er. actually, that should read two chapters on events since 1970 in the 1988 edition (the total length is less than most of the earlier chapters, and the timeline isn't neatly broken between the two, so it's best read as one unit, but nevertheless).

    Sinclair is somewhat conservative in style (to about the same extent as contemporaries such as K B Cumberland), but not so much in content; on events pre-1950, there's about 90% agreement between the revised Sinclair and King's history.

    OTOH the last few chapters of Sinclair dated really fast given the ideological swings and roundabouts we experienced between 1987 and 1990 -- and his attempt at examining national identity suffers by comparison with the outpouring of national self-examination that accompanied the sesqui.

    (With the benefit of hindsight, we'd have to say he placed too much emphasis on the effect of the USA in NZ's future -- though he was probably still not too far off the mark if interpreted as predicting an influence of California on Auckland rather than the USA as a whole on NZ as a whole.)

    Tokyo • Since Apr 2007 • 1944 posts Report Reply

  • Craig Ranapia,

    Man, someone still uses Sinclair? Respect and all that, but that book was published a few years ago. There's been a wee bit of thinking about NZ's history since.

    Herodotus is really crusty, and in may respects dramatically unreliable in the light of more recent scholarship and intellectual fashions (which are not necessarily the same thing) but that doesn't make his work utterly useless. I do take your point, but its a pretty big mistake to confuse historiography with science or the fashion industry.

    North Shore, Auckland • Since Nov 2006 • 12370 posts Report Reply

  • Kyle Matthews,

    I do take your point, but its a pretty big mistake to confuse historiography with science or the fashion industry.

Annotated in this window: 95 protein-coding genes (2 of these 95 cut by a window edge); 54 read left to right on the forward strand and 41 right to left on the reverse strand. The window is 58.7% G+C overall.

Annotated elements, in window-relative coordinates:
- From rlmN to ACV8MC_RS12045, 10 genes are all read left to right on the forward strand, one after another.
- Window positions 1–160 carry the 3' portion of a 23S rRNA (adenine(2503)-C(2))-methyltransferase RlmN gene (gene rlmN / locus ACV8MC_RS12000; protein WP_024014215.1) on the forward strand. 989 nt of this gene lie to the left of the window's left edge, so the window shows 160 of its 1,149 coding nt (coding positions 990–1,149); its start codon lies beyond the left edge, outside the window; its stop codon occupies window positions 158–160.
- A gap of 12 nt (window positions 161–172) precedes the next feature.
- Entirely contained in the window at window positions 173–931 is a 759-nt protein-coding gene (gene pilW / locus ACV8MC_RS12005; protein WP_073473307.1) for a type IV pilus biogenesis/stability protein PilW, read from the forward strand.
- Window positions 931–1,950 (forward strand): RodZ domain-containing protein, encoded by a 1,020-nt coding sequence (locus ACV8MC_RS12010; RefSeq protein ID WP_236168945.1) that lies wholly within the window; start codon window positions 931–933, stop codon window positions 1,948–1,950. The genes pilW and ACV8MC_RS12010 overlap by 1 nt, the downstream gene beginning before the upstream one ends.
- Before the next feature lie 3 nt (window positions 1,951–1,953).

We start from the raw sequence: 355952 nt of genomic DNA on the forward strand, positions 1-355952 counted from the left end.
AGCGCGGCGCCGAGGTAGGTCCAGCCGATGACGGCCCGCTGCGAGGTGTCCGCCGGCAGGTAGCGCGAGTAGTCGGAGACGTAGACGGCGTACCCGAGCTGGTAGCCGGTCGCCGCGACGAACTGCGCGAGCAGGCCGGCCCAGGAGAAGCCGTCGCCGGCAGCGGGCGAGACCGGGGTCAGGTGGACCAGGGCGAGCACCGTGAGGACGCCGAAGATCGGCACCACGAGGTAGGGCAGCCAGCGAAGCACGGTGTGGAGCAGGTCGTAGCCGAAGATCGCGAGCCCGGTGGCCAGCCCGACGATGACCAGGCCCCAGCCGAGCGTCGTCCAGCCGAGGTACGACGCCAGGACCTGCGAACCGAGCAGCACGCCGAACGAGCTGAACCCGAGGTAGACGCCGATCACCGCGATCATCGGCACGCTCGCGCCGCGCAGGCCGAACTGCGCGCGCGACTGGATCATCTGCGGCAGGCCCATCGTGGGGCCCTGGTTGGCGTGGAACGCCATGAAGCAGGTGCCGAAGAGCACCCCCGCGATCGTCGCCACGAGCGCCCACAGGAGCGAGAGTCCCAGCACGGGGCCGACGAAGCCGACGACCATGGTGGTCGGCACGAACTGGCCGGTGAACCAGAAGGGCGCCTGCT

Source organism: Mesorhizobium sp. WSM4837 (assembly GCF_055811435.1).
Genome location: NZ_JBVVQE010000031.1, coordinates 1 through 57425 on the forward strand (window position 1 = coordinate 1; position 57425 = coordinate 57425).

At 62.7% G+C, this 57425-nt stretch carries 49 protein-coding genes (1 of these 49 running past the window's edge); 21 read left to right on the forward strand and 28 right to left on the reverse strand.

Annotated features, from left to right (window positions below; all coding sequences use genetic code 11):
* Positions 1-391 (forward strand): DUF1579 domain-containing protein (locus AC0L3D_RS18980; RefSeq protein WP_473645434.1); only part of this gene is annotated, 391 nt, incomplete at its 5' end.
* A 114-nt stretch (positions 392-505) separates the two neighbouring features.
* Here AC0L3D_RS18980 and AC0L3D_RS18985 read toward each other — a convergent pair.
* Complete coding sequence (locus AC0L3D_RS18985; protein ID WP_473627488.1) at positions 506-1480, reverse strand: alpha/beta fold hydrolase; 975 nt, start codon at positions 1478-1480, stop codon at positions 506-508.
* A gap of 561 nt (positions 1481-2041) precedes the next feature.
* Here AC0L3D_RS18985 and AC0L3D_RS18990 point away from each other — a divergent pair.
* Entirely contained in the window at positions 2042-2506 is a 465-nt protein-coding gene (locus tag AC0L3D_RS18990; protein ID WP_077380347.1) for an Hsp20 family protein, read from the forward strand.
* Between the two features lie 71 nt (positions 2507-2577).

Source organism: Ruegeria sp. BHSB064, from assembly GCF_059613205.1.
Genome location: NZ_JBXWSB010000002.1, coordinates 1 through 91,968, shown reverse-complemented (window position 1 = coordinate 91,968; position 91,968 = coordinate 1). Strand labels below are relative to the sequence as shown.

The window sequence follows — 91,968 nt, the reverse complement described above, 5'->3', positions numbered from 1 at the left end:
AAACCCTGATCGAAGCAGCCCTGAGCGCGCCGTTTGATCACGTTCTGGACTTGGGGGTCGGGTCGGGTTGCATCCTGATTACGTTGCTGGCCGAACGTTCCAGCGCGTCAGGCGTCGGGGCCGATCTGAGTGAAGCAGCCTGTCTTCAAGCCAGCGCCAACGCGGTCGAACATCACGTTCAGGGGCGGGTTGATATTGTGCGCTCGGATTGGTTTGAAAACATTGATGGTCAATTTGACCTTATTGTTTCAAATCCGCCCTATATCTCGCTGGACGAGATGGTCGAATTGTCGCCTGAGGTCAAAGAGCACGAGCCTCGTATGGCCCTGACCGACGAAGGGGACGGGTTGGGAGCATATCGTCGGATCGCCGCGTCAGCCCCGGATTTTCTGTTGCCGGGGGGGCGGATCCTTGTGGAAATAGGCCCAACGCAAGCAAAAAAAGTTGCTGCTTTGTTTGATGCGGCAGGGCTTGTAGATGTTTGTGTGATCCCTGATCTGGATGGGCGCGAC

Ah yup. Cause I didn't pick that point up while doing my two history degrees :) 'Scuse me while I go next door to tell a couple of professors that they should stop all research if anyone has written about it before.

    Historiography's all good, and a comparison of Sinclair's work with something more recent like King, Belich, or Erik Olssen's forthcoming history of NZ (to which I've had the great 'joy' of helping prepare a small part of the data) would make an interesting course as part of an honours degree or a research essay about the changing nature of national histories and the discipline. That's different from using it for plain teaching. Sinclair's book was massive in its time, but it's still largely a product of the late 50s, even if you look at a later edition. Historical ideas have moved on a whole heap since then.

    And Herodutus' primary sources are lost to time. You can't go back and rewrite his work very easily, as for some parts of it at least he's the only source, or one of a couple of competing sources. You can re-write a history of New Zealand, because the material that Sinclair used is all still available and could be re-analysed, as historians have done.

    Since Nov 2006 • 6243 posts Report Reply

  • Russell Brown,

    followed by an even sketchier, speculative epilogue on national identity.

    I'm just a reader, rather than a student, of the texts, but Sinclair's 1986 book on New Zealanders' search for identity, A Destiny Apart, is substantial and, I think, successful. I've quoted ideas in it more than once.

    Auckland • Since Nov 2006 • 22850 posts Report Reply

  • Lyndon Hood,

    Dunne just pulled his support for the bill.

    Wellington • Since Nov 2006 • 1115 posts Report Reply

  • Lyndon Hood,

    Wellington • Since Nov 2006 • 1115 posts Report Reply

  • Rob Stowell,

    They don't need UF to pass the thing, with the Greens support, do they?
    Still makes it look that much weaker. And of course Dunne will be looking at the next election, hoping for a few headlines, and chalking this up to a good look going tinot "talks" with National next November.

    Whakaraupo • Since Nov 2006 • 2110 posts Report Reply

  • InternationalObserver,

    Methinks Dunne has had a close look at the two Political Opinion Polls at the weekend and .... decided who will be his most likely Govt partner after the next election ...


    As if.

    Since Jun 2007 • 909 posts Report Reply

  • Lyndon Hood,

    It passed.

    Ow! My Freedomz!!1!!

    [Joke does not necessarily reflect opinions]

    Wellington • Since Nov 2006 • 1115 posts Report Reply

  • Craig Ranapia,

    Dunne just pulled his support for the bill.

    Wow... the political equivalent of the kind of chap whose idea of effective contraception is 'I promise I'll pull out before I come'. Funny how often that doesn't work either.

    North Shore, Auckland • Since Nov 2006 • 12370 posts Report Reply